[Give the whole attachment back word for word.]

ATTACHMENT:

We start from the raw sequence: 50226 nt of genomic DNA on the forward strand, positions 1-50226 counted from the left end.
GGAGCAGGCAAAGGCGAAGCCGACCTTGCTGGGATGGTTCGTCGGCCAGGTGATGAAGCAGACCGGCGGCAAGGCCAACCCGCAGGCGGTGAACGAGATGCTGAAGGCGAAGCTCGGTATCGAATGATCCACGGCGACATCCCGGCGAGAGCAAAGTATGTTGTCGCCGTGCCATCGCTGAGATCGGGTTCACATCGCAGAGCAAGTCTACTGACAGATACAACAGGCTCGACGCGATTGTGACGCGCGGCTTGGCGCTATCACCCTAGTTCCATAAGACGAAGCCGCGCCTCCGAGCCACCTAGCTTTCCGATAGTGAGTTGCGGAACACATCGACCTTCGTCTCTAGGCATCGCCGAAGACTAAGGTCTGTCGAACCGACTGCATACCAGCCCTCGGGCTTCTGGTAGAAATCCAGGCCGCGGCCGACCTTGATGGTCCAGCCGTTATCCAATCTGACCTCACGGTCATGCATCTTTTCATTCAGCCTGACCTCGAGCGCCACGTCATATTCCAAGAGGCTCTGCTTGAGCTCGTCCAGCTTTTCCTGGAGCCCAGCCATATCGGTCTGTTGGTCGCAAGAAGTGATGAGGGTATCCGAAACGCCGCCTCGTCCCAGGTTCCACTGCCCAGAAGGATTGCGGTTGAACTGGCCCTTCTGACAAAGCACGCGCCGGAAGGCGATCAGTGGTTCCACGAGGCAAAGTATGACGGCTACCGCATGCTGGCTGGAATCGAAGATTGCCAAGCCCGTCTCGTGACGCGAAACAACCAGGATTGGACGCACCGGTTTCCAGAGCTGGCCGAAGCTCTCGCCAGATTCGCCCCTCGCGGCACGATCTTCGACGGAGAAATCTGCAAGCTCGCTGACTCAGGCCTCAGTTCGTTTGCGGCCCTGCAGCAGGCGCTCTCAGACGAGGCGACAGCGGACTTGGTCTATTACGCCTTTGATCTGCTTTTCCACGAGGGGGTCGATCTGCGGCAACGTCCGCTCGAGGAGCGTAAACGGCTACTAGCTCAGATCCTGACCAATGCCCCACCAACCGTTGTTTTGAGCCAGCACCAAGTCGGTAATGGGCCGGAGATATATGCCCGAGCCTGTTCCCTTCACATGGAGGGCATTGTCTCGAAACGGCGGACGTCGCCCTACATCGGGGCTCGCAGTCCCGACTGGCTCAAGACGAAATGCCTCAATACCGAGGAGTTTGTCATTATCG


We start from the raw sequence: 50226 nt of genomic DNA on the forward strand, positions 1-50226 counted from the left end.
GGAGCAGGCAAAGGCGAAGCCGACCTTGCTGGGATGGTTCGTCGGCCAGGTGATGAAGCAGACCGGCGGCAAGGCCAACCCGCAGGCGGTGAACGAGATGCTGAAGGCGAAGCTCGGTATCGAATGATCCACGGCGACATCCCGGCGAGAGCAAAGTATGTTGTCGCCGTGCCATCGCTGAGATCGGGTTCACATCGCAGAGCAAGTCTACTGACAGATACAACAGGCTCGACGCGATTGTGACGCGCGGCTTGGCGCTATCACCCTAGTTCCATAAGACGAAGCCGCGCCTCCGAGCCACCTAGCTTTCCGATAGTGAGTTGCGGAACACATCGACCTTCGTCTCTAGGCATCGCCGAAGACTAAGGTCTGTCGAACCGACTGCATACCAGCCCTCGGGCTTCTGGTAGAAATCCAGGCCGCGGCCGACCTTGATGGTCCAGCCGTTATCCAATCTGACCTCACGGTCATGCATCTTTTCATTCAGCCTGACCTCGAGCGCCACGTCATATTCCAAGAGGCTCTGCTTGAGCTCGTCCAGCTTTTCCTGGAGCCCAGCCATATCGGTCTGTTGGTCGCAAGAAGTGATGAGGGTATCCGAAACGCCGCCTCGTCCCAGGTTCCACTGCCCAGAAGGATTGCGGTTGAACTGGCCCTTCTGACAAAGCACGCGCCGGAAGGCGATCAGTGGTTCCACGAGGCAAAGTATGACGGCTACCGCATGCTGGCTGGAATCGAAGATTGCCAAGCCCGTCTCGTGACGCGAAACAACCAGGATTGGACGCACCGGTTTCCAGAGCTGGCCGAAGCTCTCGCCAGATTCGCCCCTCGCGGCACGATCTTCGACGGAGAAATCTGCAAGCTCGCTGACTCAGGCCTCAGTTCGTTTGCGGCCCTGCAGCAGGCGCTCTCAGACGAGGCGACAGCGGACTTGGTCTATTACGCCTTTGATCTGCTTTTCCACGAGGGGGTCGATCTGCGGCAACGTCCGCTCGAGGAGCGTAAACGGCTACTAGCTCAGATCCTGACCAATGCCCCACCAACCGTTGTTTTGAGCCAGCACCAAGTCGGTAATGGGCCGGAGATATATGCCCGAGCCTGTTCCCTTCACATGGAGGGCATTGTCTCGAAACGGCGGACGTCGCCCTACATCGGGGCTCGCAGTCCCGACTGGCTCAAGACGAAATGCCTCAATACCGAGGAGTTTGTCATTATCG